Russian President Vladimir Putin sits before the start of the opening ceremony of the G20 Summit in Hangzhou Thomson Reuters
James Stavridis, Foreign Policy: How to negotiate with Putin on anything, according to someone who's done it
Perhaps the most famous piece of stage direction in Western literature occurs in the third act of Shakespeare’s classic play “The Winter’s Tale: “Exit pursued by a bear.” There’s plenty of reason to think that being pursued by a bear, the most iconic image of Russia in international relations, is precisely how the United States must feel at the moment.
Seemingly in every direction we turn, Russia is there, chasing our policy choices off the stage of world events. Despite valiant efforts to negotiate with Russia in Ukraine, Crimea, Syria, Iran, missile defense in Europe, NATO membership, and cybersecurity — to name just a few — Moscow and Washington have serious disagreements.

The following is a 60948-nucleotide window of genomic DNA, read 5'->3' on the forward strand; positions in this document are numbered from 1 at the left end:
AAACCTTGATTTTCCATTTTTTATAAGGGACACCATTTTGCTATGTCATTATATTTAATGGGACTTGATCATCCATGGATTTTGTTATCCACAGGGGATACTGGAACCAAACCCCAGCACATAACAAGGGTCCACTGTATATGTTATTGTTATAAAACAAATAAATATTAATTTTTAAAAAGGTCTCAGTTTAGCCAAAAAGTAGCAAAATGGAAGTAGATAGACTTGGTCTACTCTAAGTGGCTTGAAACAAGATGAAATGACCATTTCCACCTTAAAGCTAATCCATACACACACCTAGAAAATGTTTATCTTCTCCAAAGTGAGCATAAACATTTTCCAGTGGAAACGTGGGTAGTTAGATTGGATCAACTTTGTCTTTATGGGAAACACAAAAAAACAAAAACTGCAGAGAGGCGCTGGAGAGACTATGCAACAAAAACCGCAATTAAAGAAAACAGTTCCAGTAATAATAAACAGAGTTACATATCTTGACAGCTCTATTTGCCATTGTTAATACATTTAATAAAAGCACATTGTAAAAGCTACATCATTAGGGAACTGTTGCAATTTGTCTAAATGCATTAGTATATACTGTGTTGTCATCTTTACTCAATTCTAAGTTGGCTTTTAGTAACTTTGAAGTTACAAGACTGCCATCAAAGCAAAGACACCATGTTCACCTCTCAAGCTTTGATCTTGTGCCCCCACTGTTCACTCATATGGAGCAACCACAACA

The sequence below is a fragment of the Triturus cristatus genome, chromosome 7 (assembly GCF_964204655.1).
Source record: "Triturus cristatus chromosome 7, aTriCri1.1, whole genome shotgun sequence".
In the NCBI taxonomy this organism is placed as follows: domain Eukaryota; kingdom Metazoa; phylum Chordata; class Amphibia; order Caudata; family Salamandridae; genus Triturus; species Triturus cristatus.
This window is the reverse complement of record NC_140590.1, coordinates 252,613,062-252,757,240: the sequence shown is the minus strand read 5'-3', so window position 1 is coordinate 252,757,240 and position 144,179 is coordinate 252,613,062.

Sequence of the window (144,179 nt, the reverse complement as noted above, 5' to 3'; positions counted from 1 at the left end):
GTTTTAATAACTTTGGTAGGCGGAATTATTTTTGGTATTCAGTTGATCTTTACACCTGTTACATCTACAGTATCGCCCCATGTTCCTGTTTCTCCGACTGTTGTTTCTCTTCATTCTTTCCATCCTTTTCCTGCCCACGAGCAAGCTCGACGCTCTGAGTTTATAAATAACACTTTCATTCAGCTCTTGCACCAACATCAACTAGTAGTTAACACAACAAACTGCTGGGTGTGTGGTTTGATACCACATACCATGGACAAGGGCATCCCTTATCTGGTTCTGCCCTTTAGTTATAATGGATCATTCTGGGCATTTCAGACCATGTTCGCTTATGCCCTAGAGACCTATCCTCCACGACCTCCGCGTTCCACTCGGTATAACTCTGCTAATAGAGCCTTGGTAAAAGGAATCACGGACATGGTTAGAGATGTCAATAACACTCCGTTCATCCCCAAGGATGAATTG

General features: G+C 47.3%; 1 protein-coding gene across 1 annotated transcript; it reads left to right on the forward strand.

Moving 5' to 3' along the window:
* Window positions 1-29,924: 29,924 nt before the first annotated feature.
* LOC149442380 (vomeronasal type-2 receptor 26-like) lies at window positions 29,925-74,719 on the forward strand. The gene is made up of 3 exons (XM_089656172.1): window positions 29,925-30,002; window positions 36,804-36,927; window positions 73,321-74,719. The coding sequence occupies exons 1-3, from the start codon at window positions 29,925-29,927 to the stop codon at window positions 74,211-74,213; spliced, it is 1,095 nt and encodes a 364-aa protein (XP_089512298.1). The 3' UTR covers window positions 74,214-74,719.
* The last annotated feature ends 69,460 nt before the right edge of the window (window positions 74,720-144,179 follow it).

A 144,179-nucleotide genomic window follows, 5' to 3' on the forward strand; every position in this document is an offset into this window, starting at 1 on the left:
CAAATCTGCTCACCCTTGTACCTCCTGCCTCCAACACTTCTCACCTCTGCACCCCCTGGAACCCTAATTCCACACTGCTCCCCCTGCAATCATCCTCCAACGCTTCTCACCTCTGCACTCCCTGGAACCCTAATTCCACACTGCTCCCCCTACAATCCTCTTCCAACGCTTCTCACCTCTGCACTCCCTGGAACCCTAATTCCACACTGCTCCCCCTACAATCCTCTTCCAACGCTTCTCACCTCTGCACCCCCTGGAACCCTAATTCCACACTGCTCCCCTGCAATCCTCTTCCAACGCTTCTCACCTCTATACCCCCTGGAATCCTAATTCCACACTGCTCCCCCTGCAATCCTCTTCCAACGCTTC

It’s tempting to think that the root of these disagreements is the difficult personality and background of Russian President Vladimir Putin, who manifests genuine personal dislike for both the United States and President Barack Obama, as well as for NATO. Much of Putin’s political DNA is oriented toward conflict with the West.
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WNU Editor: What's my take .... if you want good relations with Russia and a desire to negotiate with Putin, stay away from writing silly/patronising articles like this one and just focus on the issue(s).